You know, the way David and I look at life aboard a boat at sea is…different. Just now, he tells me while reading a March issue of Science Magazine (have I told you how truly behind on our professional reading we are? That’s another topic for the blog, I suppose) he says something along the lines of “see, we could suffocate on methane! that’s one reason NOT to do the Northwest Passage.”
Whew, this is the first reason he’s ever given for “not” doing the NWP. I’m all ears. He goes on to read a bit of the Heimann article and relates his fears. I listened with interest, David doesn’t have a whole lot of fears. The mismatch between his adrenalin-junky behavior and my wimpy risk tolerance have always been a point of friction between us.
I must admit that being suffocated by methane bubbling up from the oceans deep really wasn’t high on my list of worries or thoughts about ways I could die at sea. My visions of my final moments have more to do with stumbling over a shoelace and plopping face-first into the cold Pacific. Oh, yes, I use our jacklines, but my fear centers around once I’ve plopped overboard that I’ll be dragged along by the jackline tether that I won’t be able to release. Oh, yes, our jacklines do run along the centerline of the boat so it’d be probably be almost as hard for me to achieve the “death-by-drowning-while-dragging on one’s tether through the water” as it would be for David to have his “death-by-suffocation-due-to-giant-methane-bubbles.”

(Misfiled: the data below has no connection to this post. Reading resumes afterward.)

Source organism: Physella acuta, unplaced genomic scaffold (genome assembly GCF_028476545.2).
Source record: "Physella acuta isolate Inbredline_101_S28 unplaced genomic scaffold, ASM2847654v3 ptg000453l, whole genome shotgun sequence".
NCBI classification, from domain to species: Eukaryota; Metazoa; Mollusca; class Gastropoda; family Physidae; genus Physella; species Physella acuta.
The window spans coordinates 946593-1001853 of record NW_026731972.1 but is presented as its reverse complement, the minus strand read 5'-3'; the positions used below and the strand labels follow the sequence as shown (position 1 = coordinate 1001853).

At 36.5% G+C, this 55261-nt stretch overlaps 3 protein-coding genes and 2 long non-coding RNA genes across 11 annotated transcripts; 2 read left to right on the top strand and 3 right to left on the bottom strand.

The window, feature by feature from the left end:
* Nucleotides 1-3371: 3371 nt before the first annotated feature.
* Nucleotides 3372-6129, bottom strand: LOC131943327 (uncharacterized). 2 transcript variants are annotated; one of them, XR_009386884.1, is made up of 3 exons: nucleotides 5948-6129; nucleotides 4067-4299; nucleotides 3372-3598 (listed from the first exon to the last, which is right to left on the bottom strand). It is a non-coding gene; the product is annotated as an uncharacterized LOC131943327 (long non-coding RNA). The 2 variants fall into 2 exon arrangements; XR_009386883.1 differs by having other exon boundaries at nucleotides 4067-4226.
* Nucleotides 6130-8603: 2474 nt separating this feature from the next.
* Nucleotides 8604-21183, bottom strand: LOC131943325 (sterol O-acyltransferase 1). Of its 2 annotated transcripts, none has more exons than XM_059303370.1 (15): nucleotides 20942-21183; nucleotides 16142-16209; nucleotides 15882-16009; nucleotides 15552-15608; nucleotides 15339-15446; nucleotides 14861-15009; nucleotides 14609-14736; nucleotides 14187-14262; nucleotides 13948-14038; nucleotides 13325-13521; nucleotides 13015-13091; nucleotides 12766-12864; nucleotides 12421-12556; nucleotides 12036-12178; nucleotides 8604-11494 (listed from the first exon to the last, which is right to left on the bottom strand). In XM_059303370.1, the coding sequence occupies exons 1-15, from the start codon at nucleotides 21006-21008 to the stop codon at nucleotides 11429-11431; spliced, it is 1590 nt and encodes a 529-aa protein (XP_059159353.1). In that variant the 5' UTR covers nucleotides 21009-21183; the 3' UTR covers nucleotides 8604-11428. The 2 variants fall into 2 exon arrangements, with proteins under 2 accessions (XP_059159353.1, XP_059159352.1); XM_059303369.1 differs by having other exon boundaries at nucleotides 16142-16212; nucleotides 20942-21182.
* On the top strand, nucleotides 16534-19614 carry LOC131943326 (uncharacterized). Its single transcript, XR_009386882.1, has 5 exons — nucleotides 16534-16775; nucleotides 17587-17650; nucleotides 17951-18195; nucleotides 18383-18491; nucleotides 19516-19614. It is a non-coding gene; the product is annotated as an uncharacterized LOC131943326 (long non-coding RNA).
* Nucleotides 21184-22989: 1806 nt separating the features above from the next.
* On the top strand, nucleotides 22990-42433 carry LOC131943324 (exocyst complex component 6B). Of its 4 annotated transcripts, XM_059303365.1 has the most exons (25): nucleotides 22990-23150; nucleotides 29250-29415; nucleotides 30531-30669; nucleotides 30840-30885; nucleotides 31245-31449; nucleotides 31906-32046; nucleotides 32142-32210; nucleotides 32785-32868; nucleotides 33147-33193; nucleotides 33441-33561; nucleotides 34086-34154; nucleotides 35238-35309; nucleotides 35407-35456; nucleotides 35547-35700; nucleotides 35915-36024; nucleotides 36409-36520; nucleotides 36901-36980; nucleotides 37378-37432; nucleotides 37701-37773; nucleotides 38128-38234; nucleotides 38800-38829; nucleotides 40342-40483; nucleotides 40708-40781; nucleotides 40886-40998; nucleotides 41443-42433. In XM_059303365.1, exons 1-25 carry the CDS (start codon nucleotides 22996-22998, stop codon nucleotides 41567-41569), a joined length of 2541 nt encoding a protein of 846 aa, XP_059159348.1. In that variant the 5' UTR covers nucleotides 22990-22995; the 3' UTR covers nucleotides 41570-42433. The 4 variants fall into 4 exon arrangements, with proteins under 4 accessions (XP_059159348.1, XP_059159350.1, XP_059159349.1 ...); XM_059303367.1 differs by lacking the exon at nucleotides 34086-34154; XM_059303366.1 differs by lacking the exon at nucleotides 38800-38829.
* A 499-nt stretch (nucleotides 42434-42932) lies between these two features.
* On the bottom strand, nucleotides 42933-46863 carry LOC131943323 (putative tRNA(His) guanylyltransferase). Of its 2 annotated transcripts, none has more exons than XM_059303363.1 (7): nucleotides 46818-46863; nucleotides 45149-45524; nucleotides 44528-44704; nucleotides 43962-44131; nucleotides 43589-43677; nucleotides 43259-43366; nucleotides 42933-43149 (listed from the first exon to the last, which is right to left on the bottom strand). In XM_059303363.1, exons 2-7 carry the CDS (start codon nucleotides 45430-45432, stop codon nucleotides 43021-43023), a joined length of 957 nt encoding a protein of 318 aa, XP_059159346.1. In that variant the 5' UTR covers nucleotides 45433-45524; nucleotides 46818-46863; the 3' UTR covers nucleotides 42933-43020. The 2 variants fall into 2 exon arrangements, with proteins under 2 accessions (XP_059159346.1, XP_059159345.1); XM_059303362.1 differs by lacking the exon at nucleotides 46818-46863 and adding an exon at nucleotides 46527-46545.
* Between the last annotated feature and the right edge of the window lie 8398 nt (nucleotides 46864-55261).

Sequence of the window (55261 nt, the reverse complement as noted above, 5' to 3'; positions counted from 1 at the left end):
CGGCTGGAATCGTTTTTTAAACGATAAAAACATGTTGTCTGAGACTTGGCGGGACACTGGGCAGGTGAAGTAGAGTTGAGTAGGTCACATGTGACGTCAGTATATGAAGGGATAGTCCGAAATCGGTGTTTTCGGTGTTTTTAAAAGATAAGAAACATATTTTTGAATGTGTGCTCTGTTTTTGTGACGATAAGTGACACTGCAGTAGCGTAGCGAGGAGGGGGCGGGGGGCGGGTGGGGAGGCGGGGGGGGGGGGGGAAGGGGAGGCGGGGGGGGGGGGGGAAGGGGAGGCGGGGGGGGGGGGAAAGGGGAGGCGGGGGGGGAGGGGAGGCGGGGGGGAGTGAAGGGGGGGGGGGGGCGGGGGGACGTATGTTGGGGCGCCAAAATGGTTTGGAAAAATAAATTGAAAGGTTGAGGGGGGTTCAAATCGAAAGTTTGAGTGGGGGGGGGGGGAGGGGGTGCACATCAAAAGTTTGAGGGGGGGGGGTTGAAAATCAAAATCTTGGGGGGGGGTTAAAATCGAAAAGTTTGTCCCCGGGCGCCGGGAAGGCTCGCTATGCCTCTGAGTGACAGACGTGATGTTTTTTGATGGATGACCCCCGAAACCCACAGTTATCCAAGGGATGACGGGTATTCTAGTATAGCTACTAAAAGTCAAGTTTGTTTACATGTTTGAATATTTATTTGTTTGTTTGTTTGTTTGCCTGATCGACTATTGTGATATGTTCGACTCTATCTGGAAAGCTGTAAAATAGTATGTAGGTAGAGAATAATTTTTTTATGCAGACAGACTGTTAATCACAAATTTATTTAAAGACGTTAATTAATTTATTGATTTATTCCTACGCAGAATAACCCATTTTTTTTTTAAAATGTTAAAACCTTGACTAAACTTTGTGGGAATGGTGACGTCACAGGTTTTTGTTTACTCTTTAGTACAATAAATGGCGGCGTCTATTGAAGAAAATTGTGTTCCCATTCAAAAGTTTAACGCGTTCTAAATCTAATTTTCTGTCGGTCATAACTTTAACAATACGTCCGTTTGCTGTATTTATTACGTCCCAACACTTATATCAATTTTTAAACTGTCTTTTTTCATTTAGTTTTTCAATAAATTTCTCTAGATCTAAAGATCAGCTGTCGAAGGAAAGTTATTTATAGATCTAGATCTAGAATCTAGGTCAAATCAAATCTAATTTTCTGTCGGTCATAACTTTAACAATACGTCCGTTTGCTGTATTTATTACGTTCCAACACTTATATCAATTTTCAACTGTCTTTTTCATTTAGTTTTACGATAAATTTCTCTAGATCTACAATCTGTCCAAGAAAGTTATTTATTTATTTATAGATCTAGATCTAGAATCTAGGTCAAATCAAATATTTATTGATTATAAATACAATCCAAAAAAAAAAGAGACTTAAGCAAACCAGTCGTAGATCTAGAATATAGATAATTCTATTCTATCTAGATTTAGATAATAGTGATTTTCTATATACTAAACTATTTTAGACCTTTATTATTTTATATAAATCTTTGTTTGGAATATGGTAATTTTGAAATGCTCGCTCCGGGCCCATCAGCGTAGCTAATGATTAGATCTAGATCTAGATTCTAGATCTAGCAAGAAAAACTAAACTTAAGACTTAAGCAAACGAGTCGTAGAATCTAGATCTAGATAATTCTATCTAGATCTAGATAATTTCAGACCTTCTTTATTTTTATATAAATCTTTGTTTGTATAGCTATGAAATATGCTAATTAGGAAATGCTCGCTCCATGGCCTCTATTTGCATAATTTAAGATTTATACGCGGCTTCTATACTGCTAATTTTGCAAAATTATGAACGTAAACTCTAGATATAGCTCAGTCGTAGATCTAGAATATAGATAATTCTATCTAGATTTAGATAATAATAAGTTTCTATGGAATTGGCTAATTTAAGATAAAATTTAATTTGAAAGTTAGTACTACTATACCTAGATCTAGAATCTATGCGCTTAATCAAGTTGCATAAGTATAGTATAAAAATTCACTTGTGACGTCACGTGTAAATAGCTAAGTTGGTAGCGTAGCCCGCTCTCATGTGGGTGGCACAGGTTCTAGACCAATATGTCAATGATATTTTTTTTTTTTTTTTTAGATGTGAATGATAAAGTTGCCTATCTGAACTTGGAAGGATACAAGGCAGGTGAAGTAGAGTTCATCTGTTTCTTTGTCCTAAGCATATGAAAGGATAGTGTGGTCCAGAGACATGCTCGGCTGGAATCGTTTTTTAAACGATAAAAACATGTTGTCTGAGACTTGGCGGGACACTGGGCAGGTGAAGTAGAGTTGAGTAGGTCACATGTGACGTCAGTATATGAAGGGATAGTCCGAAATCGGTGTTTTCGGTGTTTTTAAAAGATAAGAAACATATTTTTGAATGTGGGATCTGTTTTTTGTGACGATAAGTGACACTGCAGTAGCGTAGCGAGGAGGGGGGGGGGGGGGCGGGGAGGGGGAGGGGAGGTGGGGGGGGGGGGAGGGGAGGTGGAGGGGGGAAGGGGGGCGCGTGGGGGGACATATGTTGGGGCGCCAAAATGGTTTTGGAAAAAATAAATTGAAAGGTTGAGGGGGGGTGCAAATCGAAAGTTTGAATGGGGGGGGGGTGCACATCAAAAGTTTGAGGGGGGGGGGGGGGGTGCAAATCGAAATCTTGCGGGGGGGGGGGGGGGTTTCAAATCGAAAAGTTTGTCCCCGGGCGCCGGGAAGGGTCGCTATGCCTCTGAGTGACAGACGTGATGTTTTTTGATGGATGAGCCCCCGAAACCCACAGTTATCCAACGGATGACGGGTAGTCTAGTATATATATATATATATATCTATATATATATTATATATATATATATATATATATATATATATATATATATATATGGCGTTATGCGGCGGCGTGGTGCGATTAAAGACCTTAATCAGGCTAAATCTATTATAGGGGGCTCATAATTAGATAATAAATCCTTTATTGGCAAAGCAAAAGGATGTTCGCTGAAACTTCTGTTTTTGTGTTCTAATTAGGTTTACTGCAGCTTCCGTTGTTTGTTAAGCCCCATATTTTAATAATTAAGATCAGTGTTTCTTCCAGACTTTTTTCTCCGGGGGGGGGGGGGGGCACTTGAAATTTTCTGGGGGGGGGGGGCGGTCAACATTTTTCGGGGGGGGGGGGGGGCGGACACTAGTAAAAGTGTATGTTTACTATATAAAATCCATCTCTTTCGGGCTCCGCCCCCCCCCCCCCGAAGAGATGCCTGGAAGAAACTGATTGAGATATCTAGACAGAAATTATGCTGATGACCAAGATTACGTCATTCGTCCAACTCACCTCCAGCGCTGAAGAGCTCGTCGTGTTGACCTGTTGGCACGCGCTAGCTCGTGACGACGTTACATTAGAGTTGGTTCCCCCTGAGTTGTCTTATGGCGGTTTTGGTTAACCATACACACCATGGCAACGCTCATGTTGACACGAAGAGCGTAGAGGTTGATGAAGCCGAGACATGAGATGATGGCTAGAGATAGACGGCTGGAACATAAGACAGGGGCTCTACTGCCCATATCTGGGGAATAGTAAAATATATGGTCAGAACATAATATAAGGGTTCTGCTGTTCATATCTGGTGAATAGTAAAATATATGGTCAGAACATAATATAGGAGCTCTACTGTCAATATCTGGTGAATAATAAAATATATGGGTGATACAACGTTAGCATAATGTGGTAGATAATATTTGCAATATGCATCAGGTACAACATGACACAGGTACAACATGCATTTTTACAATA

The difference? I believe my death will be entirely my own klutzy fault. He thinks his will be something totally beyond his control. My fears…me. His fears…highly improbably weird stuff.